Sunday, September 18, 2011

Tools of the Trade - Bone Folders

Every so often, I like to share some details about the tools I use in my papercrafting projects.  Today's topic is the bone folder.  You've seen me use this when I wrap book board - scoring the paper before folding over the edges gives a nice crisp corner.  Scoring the paper helps break down the paper fibers just enough so that the fold is easier and cleaner.


I also use this to tuck the corners to make nice, neat, corners when I wrap my book board.

After you fold the paper, the bone folder is really useful for burnishing the paper onto the book board.  The extra pressure from the bone folder helps the glue to make a great bond with the board. It's also useful for reinforcing the crease on a card.  It makes a big difference in making your project look crisp and finished.

I like to have several different sizes and shapes of bone folders.  They're handing for getting paper into small corners if you're making a box, and the different shapes can help with different projects.  This is a cool shaped one I found online:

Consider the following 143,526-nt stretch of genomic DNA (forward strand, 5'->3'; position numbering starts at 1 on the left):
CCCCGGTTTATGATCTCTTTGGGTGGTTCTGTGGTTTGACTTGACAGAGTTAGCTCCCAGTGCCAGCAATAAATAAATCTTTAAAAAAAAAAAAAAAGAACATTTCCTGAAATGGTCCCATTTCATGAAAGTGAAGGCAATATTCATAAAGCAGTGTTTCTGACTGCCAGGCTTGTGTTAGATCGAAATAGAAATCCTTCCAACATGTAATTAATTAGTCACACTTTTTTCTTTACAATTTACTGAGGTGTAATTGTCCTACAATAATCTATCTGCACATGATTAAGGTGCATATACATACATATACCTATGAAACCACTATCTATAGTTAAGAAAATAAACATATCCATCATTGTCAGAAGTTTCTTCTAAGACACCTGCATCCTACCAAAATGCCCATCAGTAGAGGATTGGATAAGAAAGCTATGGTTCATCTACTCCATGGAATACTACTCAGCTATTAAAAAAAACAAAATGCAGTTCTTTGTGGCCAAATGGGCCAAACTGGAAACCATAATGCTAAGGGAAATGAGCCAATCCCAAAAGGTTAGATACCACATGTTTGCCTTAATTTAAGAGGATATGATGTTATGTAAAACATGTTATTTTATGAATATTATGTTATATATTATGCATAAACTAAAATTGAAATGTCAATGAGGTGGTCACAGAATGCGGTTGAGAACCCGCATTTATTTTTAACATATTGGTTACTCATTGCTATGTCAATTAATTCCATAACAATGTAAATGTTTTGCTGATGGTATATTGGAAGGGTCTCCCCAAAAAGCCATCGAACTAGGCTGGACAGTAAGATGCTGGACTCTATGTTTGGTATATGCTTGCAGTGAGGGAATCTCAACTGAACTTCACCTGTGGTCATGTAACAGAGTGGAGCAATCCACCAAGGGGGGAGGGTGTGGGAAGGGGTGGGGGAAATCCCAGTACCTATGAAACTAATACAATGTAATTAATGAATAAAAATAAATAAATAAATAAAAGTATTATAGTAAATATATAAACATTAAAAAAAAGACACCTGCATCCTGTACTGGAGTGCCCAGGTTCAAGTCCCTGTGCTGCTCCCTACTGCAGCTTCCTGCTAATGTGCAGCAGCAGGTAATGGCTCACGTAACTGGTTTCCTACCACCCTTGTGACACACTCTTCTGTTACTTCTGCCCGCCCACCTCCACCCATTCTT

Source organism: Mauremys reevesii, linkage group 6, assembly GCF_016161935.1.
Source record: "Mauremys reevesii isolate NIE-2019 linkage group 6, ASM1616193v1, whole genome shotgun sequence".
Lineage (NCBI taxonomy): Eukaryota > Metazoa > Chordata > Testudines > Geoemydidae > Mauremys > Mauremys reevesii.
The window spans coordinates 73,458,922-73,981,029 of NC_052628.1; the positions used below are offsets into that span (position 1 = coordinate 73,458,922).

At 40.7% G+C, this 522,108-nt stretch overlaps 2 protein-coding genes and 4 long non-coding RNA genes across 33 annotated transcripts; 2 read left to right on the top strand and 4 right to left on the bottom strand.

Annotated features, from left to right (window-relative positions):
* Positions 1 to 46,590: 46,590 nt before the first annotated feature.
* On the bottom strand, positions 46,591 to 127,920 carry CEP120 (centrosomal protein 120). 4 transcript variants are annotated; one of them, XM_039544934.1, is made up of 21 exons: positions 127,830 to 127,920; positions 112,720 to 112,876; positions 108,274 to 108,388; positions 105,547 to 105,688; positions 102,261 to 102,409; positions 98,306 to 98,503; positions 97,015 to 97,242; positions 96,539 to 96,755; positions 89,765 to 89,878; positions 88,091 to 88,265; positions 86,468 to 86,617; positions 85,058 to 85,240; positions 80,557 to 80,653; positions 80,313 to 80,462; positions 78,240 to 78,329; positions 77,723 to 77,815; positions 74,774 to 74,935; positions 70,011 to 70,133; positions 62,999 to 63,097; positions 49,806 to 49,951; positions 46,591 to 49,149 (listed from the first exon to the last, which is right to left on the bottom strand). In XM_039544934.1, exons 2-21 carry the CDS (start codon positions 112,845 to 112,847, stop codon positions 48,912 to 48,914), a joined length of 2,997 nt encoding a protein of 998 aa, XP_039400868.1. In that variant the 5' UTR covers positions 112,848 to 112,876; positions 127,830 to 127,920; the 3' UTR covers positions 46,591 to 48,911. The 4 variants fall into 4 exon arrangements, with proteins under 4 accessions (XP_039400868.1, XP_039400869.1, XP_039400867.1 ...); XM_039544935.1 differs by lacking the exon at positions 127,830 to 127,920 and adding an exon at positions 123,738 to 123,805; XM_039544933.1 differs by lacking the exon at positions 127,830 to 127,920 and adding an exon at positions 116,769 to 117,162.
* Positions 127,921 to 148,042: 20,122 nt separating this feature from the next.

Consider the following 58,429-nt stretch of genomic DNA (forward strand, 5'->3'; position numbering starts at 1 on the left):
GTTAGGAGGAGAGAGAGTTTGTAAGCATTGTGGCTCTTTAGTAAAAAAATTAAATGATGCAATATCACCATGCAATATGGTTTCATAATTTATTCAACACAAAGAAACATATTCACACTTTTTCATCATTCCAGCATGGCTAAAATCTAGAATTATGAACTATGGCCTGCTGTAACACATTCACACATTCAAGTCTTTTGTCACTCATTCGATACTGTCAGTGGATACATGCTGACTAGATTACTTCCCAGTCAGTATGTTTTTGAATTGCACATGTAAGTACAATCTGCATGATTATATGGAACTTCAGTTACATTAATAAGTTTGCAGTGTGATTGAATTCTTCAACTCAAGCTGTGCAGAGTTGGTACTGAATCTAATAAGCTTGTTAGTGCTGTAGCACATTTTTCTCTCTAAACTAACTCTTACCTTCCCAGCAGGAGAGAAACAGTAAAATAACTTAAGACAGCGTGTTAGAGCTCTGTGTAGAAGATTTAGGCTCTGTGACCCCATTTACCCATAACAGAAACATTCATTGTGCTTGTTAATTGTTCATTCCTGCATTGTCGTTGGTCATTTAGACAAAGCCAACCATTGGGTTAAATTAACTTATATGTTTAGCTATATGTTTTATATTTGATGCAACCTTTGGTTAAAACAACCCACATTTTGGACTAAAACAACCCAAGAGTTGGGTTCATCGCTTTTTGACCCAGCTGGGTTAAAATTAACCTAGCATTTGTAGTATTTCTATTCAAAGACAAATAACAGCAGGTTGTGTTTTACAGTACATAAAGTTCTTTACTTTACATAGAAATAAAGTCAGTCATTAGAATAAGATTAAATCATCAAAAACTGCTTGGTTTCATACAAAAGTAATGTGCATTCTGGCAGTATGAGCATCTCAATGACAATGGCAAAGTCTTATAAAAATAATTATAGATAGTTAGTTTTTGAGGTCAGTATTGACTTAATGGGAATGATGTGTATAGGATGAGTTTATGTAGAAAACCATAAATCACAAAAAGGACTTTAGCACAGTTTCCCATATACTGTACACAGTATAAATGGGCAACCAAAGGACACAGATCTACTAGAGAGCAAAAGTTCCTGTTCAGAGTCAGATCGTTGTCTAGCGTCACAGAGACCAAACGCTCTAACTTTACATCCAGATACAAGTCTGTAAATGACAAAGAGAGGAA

Some invitation tools

A common misunderstanding about bone folders is that they're not all made from bone.  If you're not into using animal products in your crafting, there are many plastic varieties available.  In fact, one of my favorite bone folders is made from teflon.  A teflon folder is great when you're using specialty papers, because it doesn't tend to "stick" to the paper as much or leave a mark behind.  I've also seen bone folders made from wood - search etsy.com.

While listening to some bookbinding podcasts (I like Book Artists and Poets in particular), I found a great podcast (iTunes link) about Jim Croft who makes bone folders from elk and deer and teaches how to do this as well. I found this great picture of a student's work in class online:

Bonefolders 1

So, bone folders are handy for folding paper, burnishing creased or glued paper, and for tucking corners in on books or boxes.  They come in a variety of shapes, sizes, and materials, so you can never have too many of them. You can even make your own!  What do you love about bone folders?  Do you have any other tips?  Share them in the comments!

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